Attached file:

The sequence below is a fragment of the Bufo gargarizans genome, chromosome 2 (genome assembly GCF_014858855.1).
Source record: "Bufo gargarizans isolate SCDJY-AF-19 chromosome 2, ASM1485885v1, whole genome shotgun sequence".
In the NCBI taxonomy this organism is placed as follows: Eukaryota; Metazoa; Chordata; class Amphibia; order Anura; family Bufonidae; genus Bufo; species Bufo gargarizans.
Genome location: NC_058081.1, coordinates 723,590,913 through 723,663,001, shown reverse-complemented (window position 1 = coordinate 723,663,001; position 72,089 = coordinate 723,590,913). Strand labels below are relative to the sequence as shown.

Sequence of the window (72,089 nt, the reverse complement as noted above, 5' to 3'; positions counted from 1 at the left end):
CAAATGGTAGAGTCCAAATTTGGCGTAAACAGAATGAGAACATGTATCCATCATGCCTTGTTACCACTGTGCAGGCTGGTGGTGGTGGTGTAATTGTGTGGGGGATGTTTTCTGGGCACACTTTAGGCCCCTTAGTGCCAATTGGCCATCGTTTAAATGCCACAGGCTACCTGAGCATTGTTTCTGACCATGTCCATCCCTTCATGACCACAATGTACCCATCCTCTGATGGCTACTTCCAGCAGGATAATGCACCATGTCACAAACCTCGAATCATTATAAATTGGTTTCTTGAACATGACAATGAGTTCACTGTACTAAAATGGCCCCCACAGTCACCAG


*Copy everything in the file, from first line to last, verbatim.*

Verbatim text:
The sequence below is a fragment of the Bufo gargarizans genome, chromosome 2 (genome assembly GCF_014858855.1).
Source record: "Bufo gargarizans isolate SCDJY-AF-19 chromosome 2, ASM1485885v1, whole genome shotgun sequence".
In the NCBI taxonomy this organism is placed as follows: Eukaryota; Metazoa; Chordata; class Amphibia; order Anura; family Bufonidae; genus Bufo; species Bufo gargarizans.
Genome location: NC_058081.1, coordinates 723,590,913 through 723,663,001, shown reverse-complemented (window position 1 = coordinate 723,663,001; position 72,089 = coordinate 723,590,913). Strand labels below are relative to the sequence as shown.

Sequence of the window (72,089 nt, the reverse complement as noted above, 5' to 3'; positions counted from 1 at the left end):
CAAATGGTAGAGTCCAAATTTGGCGTAAACAGAATGAGAACATGTATCCATCATGCCTTGTTACCACTGTGCAGGCTGGTGGTGGTGGTGTAATTGTGTGGGGGATGTTTTCTGGGCACACTTTAGGCCCCTTAGTGCCAATTGGCCATCGTTTAAATGCCACAGGCTACCTGAGCATTGTTTCTGACCATGTCCATCCCTTCATGACCACAATGTACCCATCCTCTGATGGCTACTTCCAGCAGGATAATGCACCATGTCACAAACCTCGAATCATTATAAATTGGTTTCTTGAACATGACAATGAGTTCACTGTACTAAAATGGCCCCCACAGTCACCAG